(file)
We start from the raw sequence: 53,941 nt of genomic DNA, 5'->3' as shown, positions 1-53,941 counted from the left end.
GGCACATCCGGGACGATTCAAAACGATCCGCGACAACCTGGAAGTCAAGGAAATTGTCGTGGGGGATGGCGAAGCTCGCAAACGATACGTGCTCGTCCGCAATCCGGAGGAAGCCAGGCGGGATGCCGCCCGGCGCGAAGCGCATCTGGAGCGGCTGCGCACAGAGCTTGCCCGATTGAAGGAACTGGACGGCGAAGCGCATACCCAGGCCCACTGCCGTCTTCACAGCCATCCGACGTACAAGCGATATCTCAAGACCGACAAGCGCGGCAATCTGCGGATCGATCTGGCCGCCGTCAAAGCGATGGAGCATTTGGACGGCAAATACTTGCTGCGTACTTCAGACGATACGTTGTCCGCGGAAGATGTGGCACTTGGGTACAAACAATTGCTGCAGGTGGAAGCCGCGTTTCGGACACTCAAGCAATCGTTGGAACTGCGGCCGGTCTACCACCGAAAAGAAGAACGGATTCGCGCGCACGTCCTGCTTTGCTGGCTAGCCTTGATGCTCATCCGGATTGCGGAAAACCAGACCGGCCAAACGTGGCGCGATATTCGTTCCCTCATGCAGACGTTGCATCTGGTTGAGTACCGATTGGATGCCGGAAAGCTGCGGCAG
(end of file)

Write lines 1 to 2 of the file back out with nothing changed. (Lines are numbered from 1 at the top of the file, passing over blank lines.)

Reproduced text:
We start from the raw sequence: 53,941 nt of genomic DNA, 5'->3' as shown, positions 1-53,941 counted from the left end.
GGCACATCCGGGACGATTCAAAACGATCCGCGACAACCTGGAAGTCAAGGAAATTGTCGTGGGGGATGGCGAAGCTCGCAAACGATACGTGCTCGTCCGCAATCCGGAGGAAGCCAGGCGGGATGCCGCCCGGCGCGAAGCGCATCTGGAGCGGCTGCGCACAGAGCTTGCCCGATTGAAGGAACTGGACGGCGAAGCGCATACCCAGGCCCACTGCCGTCTTCACAGCCATCCGACGTACAAGCGATATCTCAAGACCGACAAGCGCGGCAATCTGCGGATCGATCTGGCCGCCGTCAAAGCGATGGAGCATTTGGACGGCAAATACTTGCTGCGTACTTCAGACGATACGTTGTCCGCGGAAGATGTGGCACTTGGGTACAAACAATTGCTGCAGGTGGAAGCCGCGTTTCGGACACTCAAGCAATCGTTGGAACTGCGGCCGGTCTACCACCGAAAAGAAGAACGGATTCGCGCGCACGTCCTGCTTTGCTGGCTAGCCTTGATGCTCATCCGGATTGCGGAAAACCAGACCGGCCAAACGTGGCGCGATATTCGTTCCCTCATGCAGACGTTGCATCTGGTTGAGTACCGATTGGATGCCGGAAAGCTGCGGCAG